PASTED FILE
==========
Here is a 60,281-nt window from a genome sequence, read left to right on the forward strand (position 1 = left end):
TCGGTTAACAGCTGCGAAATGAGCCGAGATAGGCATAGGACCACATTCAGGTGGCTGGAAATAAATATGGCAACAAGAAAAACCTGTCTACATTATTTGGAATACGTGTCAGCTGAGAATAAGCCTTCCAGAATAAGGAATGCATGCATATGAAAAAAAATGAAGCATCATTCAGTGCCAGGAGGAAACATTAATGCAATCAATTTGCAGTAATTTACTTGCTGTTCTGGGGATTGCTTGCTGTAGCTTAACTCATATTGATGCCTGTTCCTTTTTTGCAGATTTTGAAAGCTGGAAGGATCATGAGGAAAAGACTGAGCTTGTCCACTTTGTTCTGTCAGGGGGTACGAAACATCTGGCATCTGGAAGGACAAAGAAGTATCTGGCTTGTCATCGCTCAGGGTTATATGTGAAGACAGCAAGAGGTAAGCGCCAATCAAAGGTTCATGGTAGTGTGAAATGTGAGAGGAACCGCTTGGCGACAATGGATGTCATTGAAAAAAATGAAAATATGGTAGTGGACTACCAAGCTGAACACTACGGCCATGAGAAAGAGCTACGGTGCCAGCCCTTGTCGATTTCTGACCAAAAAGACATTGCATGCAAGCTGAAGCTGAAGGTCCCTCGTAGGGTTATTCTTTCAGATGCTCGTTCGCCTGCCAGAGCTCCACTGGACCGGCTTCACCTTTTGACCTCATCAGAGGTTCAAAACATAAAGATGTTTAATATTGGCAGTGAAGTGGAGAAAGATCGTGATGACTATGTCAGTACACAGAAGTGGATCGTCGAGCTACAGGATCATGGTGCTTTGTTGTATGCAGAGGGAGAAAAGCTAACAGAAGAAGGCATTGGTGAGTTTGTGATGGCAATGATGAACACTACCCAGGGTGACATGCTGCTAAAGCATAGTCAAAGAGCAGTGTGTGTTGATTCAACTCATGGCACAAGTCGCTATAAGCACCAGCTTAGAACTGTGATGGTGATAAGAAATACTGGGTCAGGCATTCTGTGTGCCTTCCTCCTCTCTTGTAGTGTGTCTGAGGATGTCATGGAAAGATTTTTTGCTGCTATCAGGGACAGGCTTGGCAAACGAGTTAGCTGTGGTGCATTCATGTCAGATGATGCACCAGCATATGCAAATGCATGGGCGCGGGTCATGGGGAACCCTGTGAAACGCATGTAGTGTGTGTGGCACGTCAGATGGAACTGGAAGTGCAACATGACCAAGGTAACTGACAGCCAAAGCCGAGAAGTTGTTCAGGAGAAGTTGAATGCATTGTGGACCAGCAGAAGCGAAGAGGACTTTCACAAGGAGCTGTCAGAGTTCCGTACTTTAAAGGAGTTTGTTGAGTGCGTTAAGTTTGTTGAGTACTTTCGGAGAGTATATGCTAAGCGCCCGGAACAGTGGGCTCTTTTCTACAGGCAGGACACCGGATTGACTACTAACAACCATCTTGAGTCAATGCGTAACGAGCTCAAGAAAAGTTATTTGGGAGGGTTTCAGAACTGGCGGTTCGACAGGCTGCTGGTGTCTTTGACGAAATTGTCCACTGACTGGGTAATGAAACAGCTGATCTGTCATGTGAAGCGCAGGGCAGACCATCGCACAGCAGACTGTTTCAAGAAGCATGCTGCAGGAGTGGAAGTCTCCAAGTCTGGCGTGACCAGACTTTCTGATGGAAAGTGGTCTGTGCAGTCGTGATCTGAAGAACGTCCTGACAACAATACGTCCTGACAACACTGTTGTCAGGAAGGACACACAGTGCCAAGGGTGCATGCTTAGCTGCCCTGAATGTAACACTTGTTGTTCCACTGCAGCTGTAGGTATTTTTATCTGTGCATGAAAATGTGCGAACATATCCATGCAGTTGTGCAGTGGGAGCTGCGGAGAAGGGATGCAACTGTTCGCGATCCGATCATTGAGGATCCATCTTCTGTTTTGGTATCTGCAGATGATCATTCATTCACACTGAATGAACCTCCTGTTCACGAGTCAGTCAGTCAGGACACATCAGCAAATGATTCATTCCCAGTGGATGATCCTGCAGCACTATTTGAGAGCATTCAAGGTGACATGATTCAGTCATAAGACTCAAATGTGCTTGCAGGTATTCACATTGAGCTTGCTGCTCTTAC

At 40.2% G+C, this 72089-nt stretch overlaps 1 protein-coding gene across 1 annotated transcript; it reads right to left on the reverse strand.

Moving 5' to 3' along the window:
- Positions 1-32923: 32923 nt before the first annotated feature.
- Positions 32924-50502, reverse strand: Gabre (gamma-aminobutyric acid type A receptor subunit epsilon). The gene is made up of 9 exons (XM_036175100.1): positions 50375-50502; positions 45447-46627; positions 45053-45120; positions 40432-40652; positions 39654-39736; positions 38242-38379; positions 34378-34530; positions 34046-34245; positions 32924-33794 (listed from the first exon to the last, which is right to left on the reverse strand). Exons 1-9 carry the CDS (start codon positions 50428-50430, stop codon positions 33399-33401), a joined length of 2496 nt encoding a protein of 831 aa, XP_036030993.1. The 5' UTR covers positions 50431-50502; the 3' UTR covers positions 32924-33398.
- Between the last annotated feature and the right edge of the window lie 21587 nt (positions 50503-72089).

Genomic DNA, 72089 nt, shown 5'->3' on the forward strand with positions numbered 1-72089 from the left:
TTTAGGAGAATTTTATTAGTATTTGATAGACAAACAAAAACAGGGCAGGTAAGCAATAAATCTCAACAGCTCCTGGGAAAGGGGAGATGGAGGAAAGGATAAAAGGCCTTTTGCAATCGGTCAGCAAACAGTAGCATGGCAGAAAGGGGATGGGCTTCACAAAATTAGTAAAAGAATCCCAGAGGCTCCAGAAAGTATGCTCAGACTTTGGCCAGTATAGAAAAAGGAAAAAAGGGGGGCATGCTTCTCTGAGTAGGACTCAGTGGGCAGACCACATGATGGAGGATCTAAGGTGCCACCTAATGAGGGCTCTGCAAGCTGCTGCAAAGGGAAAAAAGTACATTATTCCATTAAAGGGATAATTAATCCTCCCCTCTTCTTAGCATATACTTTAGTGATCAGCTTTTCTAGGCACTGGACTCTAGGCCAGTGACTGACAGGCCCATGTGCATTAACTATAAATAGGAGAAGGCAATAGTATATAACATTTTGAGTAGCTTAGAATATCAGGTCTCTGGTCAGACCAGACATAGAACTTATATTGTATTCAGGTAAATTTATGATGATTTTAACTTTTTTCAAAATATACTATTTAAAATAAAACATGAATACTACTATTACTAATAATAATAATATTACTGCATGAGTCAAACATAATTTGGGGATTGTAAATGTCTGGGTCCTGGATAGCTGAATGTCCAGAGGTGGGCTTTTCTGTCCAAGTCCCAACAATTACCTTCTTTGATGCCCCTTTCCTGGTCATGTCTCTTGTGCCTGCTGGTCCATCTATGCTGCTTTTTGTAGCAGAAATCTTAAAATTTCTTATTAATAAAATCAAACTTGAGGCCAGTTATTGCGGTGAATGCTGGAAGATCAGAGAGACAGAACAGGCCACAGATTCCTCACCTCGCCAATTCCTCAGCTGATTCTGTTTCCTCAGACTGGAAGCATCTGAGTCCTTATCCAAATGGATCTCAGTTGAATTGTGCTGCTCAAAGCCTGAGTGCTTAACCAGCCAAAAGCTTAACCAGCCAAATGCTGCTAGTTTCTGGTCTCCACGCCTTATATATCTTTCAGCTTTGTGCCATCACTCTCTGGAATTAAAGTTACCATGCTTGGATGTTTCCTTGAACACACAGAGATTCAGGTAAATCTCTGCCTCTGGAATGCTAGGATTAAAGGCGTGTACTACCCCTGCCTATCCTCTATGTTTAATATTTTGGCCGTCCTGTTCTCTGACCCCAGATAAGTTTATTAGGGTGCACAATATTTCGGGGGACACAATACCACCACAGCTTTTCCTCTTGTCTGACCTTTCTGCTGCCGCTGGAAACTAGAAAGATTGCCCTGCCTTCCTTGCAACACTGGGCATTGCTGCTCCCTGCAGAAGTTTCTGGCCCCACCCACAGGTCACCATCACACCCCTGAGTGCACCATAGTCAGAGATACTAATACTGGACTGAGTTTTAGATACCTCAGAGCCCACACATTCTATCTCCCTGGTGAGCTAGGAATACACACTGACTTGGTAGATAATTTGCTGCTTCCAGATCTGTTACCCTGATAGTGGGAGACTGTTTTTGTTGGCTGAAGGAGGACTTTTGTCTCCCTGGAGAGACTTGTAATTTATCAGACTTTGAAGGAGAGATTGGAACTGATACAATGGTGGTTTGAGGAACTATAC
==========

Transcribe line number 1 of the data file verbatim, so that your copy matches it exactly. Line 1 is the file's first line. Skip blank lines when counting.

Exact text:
Here is a 60,281-nt window from a genome sequence, read left to right on the forward strand (position 1 = left end):